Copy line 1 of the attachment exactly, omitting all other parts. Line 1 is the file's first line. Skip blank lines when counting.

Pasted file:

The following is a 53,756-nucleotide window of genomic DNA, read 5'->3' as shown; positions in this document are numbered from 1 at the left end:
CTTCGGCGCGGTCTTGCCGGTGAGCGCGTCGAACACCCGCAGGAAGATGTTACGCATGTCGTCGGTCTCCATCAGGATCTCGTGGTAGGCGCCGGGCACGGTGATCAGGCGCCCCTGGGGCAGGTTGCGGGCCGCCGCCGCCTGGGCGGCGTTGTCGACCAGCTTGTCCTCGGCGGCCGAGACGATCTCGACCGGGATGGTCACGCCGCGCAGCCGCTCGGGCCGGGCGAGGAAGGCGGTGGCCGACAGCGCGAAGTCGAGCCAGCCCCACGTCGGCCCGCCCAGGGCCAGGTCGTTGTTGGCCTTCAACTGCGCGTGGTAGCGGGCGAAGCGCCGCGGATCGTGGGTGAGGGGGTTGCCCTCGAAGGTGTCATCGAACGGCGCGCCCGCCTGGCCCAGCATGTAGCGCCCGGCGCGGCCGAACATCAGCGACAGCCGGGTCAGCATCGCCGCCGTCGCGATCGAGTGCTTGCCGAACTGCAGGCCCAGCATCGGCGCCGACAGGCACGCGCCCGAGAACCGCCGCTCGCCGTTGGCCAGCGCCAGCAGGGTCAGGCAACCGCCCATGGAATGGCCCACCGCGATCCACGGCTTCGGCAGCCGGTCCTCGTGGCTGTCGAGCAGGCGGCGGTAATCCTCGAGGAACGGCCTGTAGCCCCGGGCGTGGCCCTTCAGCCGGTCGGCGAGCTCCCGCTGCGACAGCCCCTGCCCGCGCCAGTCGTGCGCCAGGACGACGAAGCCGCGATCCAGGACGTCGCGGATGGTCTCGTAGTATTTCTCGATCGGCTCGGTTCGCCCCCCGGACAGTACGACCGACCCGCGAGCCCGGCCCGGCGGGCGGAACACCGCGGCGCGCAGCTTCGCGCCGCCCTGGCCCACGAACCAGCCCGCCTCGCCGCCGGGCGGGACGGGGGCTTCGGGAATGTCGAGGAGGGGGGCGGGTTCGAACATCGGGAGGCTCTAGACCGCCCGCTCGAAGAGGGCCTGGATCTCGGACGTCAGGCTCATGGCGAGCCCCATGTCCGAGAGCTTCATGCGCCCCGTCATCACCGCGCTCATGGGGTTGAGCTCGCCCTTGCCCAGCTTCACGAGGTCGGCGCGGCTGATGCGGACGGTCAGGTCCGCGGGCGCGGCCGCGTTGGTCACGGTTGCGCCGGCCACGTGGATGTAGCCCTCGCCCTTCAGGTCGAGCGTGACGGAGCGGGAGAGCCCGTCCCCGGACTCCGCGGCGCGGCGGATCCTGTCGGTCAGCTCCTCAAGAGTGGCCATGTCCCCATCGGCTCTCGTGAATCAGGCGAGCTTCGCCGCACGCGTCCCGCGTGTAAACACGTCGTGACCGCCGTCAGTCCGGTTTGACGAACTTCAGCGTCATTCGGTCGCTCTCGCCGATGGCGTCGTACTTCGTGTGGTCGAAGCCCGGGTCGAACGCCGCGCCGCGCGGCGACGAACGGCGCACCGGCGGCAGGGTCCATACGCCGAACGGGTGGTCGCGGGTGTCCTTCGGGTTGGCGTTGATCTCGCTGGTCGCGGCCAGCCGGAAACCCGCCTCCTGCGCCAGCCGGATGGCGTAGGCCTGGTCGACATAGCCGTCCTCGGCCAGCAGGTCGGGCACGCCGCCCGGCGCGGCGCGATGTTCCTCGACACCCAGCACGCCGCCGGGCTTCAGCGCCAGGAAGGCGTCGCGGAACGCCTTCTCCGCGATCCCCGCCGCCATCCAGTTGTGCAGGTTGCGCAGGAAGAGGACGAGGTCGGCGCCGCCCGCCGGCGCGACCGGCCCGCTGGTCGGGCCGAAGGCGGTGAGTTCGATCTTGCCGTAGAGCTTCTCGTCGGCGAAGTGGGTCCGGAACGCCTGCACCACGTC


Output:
The following is a 53,756-nucleotide window of genomic DNA, read 5'->3' as shown; positions in this document are numbered from 1 at the left end: